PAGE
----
The role of circulating galectin-1 in type 2 diabetes and chronic kidney disease: evidence from cross-sectional, longitudinal and Mendelian randomisation analyses

Isabel Drake, Emanuel Fryk, Lena Strindberg, Annika Lundqvist, Anders H. Rosengren, Leif Groop, Emma Ahlqvist, Jan Borén, Marju Orho-Melander, Per Anders Jansson

Research output: Contribution to journalArticlepeer-review

Abstract

Aims/hypothesis: Galectin-1 modulates inflammation and angiogenesis, and cross-sectional studies indicate that galectin-1 may be a uniting factor between obesity, type 2 diabetes and kidney function. We examined whether circulating galectin-1 can predict incidence of chronic kidney disease (CKD) and type 2 diabetes in a middle-aged population, and if Mendelian randomisation (MR) can provide evidence for causal direction of effects. Methods: Participants (n = 4022; 58.6% women) in the Malmö Diet and Cancer Study–Cardiovascular Cohort enrolled between 1991 and 1994 (mean age 57.6 years) were examined. eGFR was calculated at baseline and after a mean follow-up of 16.6 ± 1.5 years. Diabetes status was ascertained through registry linkage (mean follow-up of 18.4 ± 6.1 years). The associations of baseline galectin-1 with incident CKD and type 2 diabetes were assessed with Cox regression, adjusting for established risk factors. In addition, a genome-wide association study on galectin-1 was performed to identify genetic instruments for two-sample MR analyses utilising the genetic associations obtained from the Chronic Kidney Disease Genetics (CKDGen) Consortium (41,395 cases and 439,303 controls) and the DIAbetes Genetics Replication And Meta-analysis (DIAGRAM) consortium (74,124 cases and 824,006 controls). One genome-wide significant locus in the galectin-1 gene region was identified (sentinel SNP rs7285699; p = 2.4 × 10−11). The association between galectin-1 and eGFR was also examined in individuals with newly diagnosed diabetes from the All New Diabetics In Scania (ANDIS) cohort. Results: Galectin-1 was strongly associated with lower eGFR at baseline (p = 2.3 × 10−89) but not with incident CKD. However, galectin-1 was associated with increased risk of type 2 diabetes (per SD increase, HR 1.12; 95% CI 1.02, 1.24). Two-sample MR analyses could not ascertain a causal effect of galectin-1 on CKD (OR 0.92; 95% CI 0.82, 1.02) or type 2 diabetes (OR 1.05; 95% CI 0.98, 1.14) in a general population. However, in individuals with type 2 diabetes from ANDIS who belonged to the severe insulin-resistant diabetes subgroup and were at high risk of diabetic nephropathy, genetically elevated galectin-1 was significantly associated with higher eGFR (p = 5.7 × 10−3). Conclusions/interpretation: Galectin-1 is strongly associated with lower kidney function in cross-sectional analyses, and two-sample MR analyses suggest a causal protective effect on kidney function among individuals with type 2 diabetes at high risk of diabetic nephropathy. Future studies are needed to explore the mechanisms by which galectin-1 affects kidney function and whether it could be a useful target among individuals with type 2 diabetes for renal improvement. Graphical abstract: [Figure not available: see fulltext.]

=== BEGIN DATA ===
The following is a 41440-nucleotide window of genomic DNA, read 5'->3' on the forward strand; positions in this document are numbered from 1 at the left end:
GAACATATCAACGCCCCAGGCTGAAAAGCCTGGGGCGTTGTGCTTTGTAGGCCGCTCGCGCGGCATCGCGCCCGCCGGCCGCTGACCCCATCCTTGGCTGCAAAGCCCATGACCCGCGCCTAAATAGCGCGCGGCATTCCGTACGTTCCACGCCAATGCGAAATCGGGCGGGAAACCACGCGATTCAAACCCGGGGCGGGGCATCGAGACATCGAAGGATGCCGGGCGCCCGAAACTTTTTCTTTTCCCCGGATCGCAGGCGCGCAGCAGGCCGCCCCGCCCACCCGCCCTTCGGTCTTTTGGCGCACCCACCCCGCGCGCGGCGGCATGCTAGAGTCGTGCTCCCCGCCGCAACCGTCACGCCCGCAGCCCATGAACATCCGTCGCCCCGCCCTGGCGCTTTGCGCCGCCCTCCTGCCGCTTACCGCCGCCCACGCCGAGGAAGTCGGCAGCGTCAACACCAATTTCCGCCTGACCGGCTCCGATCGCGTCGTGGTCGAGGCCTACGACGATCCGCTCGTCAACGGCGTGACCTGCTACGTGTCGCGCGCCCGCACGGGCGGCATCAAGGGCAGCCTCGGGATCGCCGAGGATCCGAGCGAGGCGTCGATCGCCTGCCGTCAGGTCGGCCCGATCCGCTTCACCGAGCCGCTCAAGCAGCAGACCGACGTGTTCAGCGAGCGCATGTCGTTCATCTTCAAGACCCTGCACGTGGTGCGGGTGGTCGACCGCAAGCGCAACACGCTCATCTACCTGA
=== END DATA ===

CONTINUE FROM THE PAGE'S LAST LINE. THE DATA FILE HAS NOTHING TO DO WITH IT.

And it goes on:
Original languageEnglish
Pages (from-to)128-139
JournalDiabetologia
Volume65
Issue number1
Early online date2021
DOIs
Publication statusPublished - 2022

Subject classification (UKÄ)

  • Urology and Nephrology

Keywords

  • ANDIS
  • Chronic kidney disease
  • Galectin-1
  • Human
  • Malmö Diet Cancer
  • Mendelian randomisation
  • Population-based
  • Prospective
  • Type 2 diabetes

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